Missing Duke (Spain)

Alan would like to thank Richard Rodgers, Victor Young,  David Raksin, Tadd Dameron, and Duke Ellington”.

This is the last phrase that appears in the dedications of the liner notes in  Quiet Is the Star , the result of the beautiful and productive understanding of the duo formed by the vocalist and lyricist Georgia Mancio and the composer and pianist Alan Broadbent. 

Listening to this delicate work of music-literary goldsmithery, it makes perfect sense that the first name for which Broadbent shows appreciation is that of Richard Rodgers. Rodgers and his second long-time collaborator, Oscar Hammerstein II , formed one of the most important tandem in 20th century musical theater composition, and their work was instrumental in expanding the American Songbook and jazz standards. In his legacy (Oklahoma!, Carousel, South Pacific, El Rey y Yo, The Sound Of Music ) we find a perfect cog in the unity of musical and literary composition; such was his empathy and his artistic level that in most cases it seemed that the work had been composed by a single man.

And it is inevitable, listening to the nine original songs that make up  Quiet Is the Star , to think about the best of the American Songbook, Tin Pan Alley and the value of the songs; to dream again as in those decades of the 20th century where the composition of a beautiful melody went hand in hand with excellence in the written message, so that the themes were – and they are on this album – a whole in this reality: that achieves the synergy between music and lyrics; the score and the text.

Nine years after starting their musical collaboration, we can consider Quiet Is the Star as the most important work of this joint artistic adventure. Alan Broadbent’s career cannot be summed up in one text without using thousands of words; Broadbent is the most musically valued archetype of pianist: leader, sideman , great vocal accompanist, sensitive creator, versatile arranger, grateful for legacy, transparent performance and composition, with an extraordinary gift for expression.

Although we comment on his collaborations with  Woody Herman, Sheila Jordan, Toots Thielemans, Barbra Streisand, Lee Konitz,  Natalie Cole,  Paul McCartney, Irene Kral, Charlie Haden or Pat Metheny, the reality is that his name is the protagonist of his own career.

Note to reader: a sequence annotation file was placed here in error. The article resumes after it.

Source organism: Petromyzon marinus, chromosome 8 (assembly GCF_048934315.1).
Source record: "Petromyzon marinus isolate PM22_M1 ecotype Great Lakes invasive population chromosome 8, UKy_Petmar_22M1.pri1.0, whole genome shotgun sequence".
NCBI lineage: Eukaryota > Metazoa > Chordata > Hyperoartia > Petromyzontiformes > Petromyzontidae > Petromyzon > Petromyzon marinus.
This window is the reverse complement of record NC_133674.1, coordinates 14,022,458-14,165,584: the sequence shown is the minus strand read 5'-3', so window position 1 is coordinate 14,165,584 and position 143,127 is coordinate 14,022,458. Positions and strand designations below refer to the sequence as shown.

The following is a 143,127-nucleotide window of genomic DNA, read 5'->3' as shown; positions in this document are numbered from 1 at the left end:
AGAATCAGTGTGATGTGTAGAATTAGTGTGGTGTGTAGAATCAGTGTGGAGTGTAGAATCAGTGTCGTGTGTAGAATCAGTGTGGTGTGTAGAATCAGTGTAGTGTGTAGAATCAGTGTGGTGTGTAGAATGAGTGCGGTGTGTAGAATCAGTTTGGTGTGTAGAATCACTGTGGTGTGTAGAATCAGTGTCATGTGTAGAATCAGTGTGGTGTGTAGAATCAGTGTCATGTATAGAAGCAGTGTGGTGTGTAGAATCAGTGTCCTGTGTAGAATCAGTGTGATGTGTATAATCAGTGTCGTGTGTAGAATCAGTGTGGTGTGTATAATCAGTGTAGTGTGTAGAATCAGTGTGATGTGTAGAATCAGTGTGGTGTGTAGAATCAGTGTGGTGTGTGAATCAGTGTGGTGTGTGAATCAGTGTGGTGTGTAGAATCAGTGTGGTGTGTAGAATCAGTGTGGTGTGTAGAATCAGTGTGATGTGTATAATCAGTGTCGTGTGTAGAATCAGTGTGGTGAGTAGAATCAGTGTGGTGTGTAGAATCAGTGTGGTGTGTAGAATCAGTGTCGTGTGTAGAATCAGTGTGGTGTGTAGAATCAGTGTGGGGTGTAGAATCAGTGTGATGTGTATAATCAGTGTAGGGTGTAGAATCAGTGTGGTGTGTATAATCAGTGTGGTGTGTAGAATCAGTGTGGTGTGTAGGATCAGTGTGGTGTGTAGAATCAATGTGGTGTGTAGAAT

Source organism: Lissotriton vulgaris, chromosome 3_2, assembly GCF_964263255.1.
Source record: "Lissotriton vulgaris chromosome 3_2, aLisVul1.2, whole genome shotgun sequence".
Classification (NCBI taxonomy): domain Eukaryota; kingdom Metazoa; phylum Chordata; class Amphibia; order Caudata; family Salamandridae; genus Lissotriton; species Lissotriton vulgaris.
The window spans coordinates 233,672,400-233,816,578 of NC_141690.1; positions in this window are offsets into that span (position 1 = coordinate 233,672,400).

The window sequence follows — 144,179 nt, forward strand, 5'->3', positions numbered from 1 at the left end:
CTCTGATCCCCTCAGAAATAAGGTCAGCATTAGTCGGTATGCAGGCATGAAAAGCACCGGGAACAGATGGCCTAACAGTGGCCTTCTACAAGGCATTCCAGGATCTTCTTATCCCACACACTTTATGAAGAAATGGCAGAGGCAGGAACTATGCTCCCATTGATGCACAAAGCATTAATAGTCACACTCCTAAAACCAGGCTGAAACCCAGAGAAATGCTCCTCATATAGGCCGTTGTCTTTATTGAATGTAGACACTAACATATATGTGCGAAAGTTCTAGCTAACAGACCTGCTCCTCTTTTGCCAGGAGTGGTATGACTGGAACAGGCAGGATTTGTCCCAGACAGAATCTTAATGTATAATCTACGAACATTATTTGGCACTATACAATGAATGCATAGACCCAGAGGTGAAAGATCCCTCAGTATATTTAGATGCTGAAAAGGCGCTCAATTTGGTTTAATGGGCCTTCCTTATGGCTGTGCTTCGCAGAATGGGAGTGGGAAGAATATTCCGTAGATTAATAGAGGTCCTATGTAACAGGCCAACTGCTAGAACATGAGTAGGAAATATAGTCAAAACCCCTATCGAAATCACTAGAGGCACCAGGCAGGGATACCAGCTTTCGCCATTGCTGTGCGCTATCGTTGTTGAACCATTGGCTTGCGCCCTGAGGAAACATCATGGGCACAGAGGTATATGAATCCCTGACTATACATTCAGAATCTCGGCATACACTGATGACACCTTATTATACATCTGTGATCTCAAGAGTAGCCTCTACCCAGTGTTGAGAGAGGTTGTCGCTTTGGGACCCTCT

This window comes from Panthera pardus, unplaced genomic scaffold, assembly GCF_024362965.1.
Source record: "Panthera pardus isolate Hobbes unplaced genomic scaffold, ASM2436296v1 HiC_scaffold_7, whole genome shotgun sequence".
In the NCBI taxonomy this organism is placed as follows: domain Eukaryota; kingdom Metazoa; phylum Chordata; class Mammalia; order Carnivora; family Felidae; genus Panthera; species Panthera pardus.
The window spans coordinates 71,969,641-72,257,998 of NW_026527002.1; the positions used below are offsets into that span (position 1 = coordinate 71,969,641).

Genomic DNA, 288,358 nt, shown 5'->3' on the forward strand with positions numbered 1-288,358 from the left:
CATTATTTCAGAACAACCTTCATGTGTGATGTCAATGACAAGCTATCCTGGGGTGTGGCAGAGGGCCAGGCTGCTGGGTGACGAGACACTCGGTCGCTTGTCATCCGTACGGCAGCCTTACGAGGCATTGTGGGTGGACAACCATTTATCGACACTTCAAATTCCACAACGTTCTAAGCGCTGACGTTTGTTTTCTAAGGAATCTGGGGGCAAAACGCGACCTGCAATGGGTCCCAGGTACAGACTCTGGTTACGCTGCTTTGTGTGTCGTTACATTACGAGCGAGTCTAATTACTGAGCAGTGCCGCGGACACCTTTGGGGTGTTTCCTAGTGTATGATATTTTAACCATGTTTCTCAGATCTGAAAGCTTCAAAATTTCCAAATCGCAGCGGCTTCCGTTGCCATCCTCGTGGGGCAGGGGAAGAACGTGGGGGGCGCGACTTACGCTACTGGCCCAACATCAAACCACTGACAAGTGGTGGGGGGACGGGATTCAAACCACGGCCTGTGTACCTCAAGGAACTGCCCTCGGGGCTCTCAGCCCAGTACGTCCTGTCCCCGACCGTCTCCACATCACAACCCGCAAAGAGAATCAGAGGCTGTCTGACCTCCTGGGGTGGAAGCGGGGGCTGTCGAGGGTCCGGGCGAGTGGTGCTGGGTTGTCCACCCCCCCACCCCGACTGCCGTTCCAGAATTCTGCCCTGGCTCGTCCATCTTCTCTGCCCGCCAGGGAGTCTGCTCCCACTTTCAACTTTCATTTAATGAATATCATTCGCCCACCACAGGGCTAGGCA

After his meeting with Mancio (whom we also followed as an eclectic vocalist from the BBC Proms to Bobby McFerrin) they have traveled together years, continents and notes; it was Mancio who turned The Long Goodbye that Broadbent wrote as a member of the  Charlie Haden Quartet West  into The Last Goodbye .

In the themes that make up Quiet Is the Star we experience the various emotions that human relationships produce: family and romantic ties, visceral reactions as a human race or exclusively personal sensitive responses, and they achieve this by using the now  rare ability to transfer feelings that come together from both composer and lyricist, into a single work. 

In Quiet Is the Star the listener takes pleasure in artistic craftsmanship: in the profession of making songs, where melody and harmony seek to express something that ends with the polish of the lyricist’s work. 

In the book that accompanies the album (The  Songs Of Alan Broadbent & Georgia Mancio) the authors explain this understanding topic by topic. In fact, among the 94 pages of this publication illustrated by  Simon Manfield, we find the scores of the 33 songs that they have composed together throughout their collaboration.

If we take as an example his comments on the second title shared in this review ( Let Me Whisper To Your Heart ), we read that Broadbent’s music was composed as “an intimate memory of someone close and the notes produced by those feelings”, while Mancio  contributes, referring to the lyrics, these are made in memory of her mother, whom she talks about in the book in a way that, effectively manages to be reflected in the song.

Perhaps one of the unknowns regarding Quiet Is the Star for the future will be whether any (or several) of its songs will become a jazz standard. But, as we have reviewed in recent years, that will depend in a small part on the attachment of the public and, to a greater extent, on the natural response of the musicians themselves and the passage of time.

© Mirian Arbalejo